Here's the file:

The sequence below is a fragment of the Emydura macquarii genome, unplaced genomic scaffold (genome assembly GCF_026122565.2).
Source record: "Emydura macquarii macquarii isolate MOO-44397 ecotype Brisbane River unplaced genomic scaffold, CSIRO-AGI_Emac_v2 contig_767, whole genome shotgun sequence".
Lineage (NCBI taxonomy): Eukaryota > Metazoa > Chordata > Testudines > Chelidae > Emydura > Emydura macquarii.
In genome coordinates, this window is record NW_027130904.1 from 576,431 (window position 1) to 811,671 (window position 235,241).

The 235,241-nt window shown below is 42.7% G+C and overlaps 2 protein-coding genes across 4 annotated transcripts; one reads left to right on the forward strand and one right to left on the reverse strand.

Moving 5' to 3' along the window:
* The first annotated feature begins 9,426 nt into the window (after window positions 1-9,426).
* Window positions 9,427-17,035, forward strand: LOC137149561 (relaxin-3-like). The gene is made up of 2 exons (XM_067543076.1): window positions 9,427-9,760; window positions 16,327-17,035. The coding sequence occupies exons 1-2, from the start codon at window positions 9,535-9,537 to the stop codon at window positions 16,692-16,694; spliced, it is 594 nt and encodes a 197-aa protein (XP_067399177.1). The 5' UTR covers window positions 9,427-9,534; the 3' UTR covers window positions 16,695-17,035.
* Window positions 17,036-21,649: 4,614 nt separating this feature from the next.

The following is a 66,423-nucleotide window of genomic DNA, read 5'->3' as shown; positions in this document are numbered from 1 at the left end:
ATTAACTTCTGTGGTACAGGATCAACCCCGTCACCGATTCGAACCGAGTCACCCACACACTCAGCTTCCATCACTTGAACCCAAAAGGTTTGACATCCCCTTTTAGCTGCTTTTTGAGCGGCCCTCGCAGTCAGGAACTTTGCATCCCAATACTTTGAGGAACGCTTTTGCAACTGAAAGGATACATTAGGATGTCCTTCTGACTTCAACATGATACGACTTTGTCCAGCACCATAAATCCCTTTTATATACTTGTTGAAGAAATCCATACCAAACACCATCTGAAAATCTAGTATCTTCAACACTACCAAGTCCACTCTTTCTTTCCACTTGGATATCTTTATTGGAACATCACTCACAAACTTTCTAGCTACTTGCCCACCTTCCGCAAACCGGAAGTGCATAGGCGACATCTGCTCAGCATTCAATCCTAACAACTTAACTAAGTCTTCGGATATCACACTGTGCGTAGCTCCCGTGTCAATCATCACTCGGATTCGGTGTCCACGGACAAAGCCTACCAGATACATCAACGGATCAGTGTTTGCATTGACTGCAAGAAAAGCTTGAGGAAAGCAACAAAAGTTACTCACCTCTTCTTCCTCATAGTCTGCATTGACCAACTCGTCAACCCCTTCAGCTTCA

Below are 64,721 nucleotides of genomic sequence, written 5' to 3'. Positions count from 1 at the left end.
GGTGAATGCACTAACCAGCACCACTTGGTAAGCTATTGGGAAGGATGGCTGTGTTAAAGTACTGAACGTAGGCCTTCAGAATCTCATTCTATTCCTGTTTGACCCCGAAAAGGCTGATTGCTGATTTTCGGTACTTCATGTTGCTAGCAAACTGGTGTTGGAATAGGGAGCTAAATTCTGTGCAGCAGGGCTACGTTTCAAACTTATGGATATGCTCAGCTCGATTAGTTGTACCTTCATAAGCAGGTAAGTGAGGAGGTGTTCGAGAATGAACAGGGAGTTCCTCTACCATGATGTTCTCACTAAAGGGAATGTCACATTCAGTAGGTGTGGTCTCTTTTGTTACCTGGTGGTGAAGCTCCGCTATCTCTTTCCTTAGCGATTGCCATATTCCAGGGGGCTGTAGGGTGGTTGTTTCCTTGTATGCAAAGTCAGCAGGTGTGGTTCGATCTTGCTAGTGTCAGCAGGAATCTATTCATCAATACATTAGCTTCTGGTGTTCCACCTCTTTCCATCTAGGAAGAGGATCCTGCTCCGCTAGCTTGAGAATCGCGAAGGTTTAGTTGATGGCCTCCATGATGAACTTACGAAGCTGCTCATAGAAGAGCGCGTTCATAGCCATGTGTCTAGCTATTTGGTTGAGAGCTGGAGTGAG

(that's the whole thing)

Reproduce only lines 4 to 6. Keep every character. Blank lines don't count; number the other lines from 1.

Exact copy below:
In genome coordinates, this window is record NW_027130904.1 from 576,431 (window position 1) to 811,671 (window position 235,241).

The 235,241-nt window shown below is 42.7% G+C and overlaps 2 protein-coding genes across 4 annotated transcripts; one reads left to right on the forward strand and one right to left on the reverse strand.

Moving 5' to 3' along the window: